DEAR BARRY: I keep hearing conflicting opinions about whether to install carbon monoxide alarms high or low. Some people say that CO is heavier than air and is more likely to set off an alarm near the floor.
Others say it is lighter than air and advise installing alarms near the ceiling. What is the truth about this, and what is the best place to install a carbon monoxide alarm? – Jamie
Dear Jamie: This question comes up frequently in the course of home inspections, and incorrect information about carbon monoxide has become commonplace.
So here are the facts. At standard temperature and pressure, the weight of air is 0.0807 pounds per cubic foot, and the weight of carbon monoxide is 0.0780 pounds per cubic foot.
Considering the positions of the decimal points in these numbers, these differences are minuscule, making the relative weights of air and carbon monoxide nearly equal, with carbon monoxide being very slightly lighter. So what’s the best position for alarms, high or low?
To answer this question, an experiment was conducted in May of 2011 at the Center for Hyperbaric Medicine at Virginia Mason Medical Center in Seattle, Wash. The purpose of the test was to observe the way carbon monoxide mixes with air and thus to determine the safest placement for carbon monoxide alarms, to provide the earliest possible warning of CO contamination in a home.
An eight-foot-tall Plexiglas chamber was constructed and three carbon monoxide alarms were installed, one in the top portion, one at the bottom and one in the middle section. Carbon monoxide was then injected into the chamber in a series of tests.
Sometimes, the CO was injected at the top, sometimes at the bottom and sometimes in the middle. In each case, the CO diffused so rapidly with the air that there was found to be no apparent advantage in placing a CO alarm high or low inside a home.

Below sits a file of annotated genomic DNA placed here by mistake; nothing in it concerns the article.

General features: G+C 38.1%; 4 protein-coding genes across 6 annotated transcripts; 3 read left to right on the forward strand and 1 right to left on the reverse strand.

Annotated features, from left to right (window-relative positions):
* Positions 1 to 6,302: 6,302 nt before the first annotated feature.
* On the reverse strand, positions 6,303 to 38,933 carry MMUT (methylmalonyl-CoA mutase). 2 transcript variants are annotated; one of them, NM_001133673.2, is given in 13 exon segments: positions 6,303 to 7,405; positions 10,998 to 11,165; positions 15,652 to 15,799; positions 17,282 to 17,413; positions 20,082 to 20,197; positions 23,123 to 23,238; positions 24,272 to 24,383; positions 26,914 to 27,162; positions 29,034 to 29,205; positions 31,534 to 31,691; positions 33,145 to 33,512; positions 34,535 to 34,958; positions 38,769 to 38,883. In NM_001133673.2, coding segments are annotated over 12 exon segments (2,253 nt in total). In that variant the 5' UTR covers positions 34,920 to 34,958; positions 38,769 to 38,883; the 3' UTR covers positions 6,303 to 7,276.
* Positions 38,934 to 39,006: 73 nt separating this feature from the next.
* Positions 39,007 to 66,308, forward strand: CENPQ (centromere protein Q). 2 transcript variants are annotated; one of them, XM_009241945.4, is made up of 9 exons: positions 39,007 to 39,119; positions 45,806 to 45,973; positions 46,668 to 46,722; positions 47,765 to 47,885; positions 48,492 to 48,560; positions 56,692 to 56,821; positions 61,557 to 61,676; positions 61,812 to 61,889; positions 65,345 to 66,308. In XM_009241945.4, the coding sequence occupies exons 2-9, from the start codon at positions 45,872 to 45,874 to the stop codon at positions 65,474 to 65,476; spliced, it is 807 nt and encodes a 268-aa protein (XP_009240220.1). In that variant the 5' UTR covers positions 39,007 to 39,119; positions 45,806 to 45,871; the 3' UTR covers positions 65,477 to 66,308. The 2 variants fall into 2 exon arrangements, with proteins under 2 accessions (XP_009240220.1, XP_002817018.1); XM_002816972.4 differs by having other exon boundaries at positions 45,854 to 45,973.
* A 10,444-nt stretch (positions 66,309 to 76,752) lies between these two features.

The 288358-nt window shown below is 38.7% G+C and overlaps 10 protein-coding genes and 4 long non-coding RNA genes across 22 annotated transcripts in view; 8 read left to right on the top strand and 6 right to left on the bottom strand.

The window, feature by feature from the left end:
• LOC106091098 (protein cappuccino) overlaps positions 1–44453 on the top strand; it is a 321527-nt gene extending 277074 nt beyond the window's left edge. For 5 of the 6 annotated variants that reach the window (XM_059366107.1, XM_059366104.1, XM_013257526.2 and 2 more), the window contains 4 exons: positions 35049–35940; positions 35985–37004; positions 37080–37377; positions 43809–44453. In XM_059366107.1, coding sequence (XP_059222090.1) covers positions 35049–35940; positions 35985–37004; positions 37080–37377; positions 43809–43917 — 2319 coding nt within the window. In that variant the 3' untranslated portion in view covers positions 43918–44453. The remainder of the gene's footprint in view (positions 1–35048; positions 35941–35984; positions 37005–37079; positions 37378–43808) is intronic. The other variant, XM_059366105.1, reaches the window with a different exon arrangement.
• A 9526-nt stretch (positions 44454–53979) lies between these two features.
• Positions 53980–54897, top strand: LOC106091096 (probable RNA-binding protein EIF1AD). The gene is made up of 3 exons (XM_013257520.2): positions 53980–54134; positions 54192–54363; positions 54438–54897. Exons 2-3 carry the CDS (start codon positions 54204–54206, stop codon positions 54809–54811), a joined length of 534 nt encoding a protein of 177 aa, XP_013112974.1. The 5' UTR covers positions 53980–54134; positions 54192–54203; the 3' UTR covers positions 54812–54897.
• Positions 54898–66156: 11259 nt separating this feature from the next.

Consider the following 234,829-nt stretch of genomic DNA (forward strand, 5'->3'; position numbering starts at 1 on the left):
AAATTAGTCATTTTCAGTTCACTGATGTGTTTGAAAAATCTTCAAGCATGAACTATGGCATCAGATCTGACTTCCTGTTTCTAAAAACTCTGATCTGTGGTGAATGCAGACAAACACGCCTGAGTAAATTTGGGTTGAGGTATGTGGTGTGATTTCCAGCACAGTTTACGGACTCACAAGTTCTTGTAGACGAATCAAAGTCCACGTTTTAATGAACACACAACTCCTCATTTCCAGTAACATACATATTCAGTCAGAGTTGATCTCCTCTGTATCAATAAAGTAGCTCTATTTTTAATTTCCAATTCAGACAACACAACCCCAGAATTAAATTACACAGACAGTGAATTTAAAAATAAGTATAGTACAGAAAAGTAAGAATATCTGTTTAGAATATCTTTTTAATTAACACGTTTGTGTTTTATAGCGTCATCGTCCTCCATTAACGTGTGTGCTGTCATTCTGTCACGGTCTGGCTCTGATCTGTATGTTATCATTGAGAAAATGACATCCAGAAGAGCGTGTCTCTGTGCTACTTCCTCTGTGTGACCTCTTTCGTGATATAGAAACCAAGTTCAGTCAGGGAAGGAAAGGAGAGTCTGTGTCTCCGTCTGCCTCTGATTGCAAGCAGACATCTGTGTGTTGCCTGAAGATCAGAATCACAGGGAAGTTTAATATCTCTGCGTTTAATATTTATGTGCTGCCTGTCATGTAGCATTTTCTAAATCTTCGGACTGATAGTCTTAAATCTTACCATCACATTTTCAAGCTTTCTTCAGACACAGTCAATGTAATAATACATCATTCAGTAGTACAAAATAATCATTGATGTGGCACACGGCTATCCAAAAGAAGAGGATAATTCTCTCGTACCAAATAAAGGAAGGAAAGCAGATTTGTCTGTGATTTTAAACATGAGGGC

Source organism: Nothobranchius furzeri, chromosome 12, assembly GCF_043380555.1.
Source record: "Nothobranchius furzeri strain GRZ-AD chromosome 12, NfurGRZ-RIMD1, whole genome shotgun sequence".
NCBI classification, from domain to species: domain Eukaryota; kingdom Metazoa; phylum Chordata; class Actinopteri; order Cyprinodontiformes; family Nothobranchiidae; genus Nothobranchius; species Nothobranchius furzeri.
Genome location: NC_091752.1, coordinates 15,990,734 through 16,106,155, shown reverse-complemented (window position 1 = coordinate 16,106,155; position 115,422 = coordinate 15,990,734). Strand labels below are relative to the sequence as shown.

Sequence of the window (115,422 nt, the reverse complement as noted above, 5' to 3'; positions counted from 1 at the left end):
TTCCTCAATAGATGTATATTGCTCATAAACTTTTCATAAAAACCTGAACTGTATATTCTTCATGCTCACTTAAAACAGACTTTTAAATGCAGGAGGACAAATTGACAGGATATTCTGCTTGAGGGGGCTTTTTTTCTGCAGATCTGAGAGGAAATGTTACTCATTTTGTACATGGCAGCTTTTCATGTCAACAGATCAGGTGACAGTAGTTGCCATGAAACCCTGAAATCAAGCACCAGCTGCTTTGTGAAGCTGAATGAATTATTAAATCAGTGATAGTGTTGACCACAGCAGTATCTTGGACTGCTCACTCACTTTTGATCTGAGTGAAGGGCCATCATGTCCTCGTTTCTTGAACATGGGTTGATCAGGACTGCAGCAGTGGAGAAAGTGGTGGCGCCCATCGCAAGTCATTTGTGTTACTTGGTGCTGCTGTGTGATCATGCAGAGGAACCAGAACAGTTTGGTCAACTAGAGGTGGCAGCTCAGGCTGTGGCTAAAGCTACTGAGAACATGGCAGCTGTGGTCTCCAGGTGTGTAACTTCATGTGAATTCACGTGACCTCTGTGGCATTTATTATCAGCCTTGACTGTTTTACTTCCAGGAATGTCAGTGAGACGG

What matters when installing CO alarms is to place them close to all bedroom entrances and to have one on each level of a multi-level home.
Although not required, it is also advisable to install a CO alarm in the garage, since an idling vehicle is a likely source of carbon monoxide. And be sure to test each alarm regularly to make sure it remains operable.
Dear Barry: I just had new windows installed in my home, including a bay window in the master bedroom. Before the work began, I asked the contractor to make one of the bedroom windows openable for fire escape. Well, he gave me an openable window, but it’s only 12 inches wide. Is that legal? – Peter
Dear Peter: The contractor should have known better, especially if he is licensed, and particularly since you reminded him that the window was needed for emergency egress.
That window should have an open width of 24 inches, not 12 inches, and the total area of the opening should be at least 5.7 square feet. Your contractor needs to make this right.
Distributed by Action Coast Publishing. To write to Barry Stone, please visit him on the Web at housedetective.com.